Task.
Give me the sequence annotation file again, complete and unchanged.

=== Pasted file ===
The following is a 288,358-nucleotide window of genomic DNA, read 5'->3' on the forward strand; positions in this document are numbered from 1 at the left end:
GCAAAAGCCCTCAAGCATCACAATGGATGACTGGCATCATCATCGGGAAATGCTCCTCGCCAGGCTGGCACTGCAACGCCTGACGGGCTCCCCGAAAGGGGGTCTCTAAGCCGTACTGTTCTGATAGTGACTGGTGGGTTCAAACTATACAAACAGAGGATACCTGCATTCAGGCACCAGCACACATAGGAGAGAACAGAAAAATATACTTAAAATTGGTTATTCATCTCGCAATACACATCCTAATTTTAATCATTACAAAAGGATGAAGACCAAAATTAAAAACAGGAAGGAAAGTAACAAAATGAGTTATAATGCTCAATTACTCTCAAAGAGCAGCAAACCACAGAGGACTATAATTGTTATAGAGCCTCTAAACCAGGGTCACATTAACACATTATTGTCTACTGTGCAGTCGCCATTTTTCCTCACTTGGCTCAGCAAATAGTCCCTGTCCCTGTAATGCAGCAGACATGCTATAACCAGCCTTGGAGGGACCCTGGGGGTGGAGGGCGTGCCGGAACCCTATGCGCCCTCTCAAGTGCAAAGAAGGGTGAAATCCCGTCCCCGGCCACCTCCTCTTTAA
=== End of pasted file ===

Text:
The following is a 288,358-nucleotide window of genomic DNA, read 5'->3' on the forward strand; positions in this document are numbered from 1 at the left end:
GCAAAAGCCCTCAAGCATCACAATGGATGACTGGCATCATCATCGGGAAATGCTCCTCGCCAGGCTGGCACTGCAACGCCTGACGGGCTCCCCGAAAGGGGGTCTCTAAGCCGTACTGTTCTGATAGTGACTGGTGGGTTCAAACTATACAAACAGAGGATACCTGCATTCAGGCACCAGCACACATAGGAGAGAACAGAAAAATATACTTAAAATTGGTTATTCATCTCGCAATACACATCCTAATTTTAATCATTACAAAAGGATGAAGACCAAAATTAAAAACAGGAAGGAAAGTAACAAAATGAGTTATAATGCTCAATTACTCTCAAAGAGCAGCAAACCACAGAGGACTATAATTGTTATAGAGCCTCTAAACCAGGGTCACATTAACACATTATTGTCTACTGTGCAGTCGCCATTTTTCCTCACTTGGCTCAGCAAATAGTCCCTGTCCCTGTAATGCAGCAGACATGCTATAACCAGCCTTGGAGGGACCCTGGGGGTGGAGGGCGTGCCGGAACCCTATGCGCCCTCTCAAGTGCAAAGAAGGGTGAAATCCCGTCCCCGGCCACCTCCTCTTTAA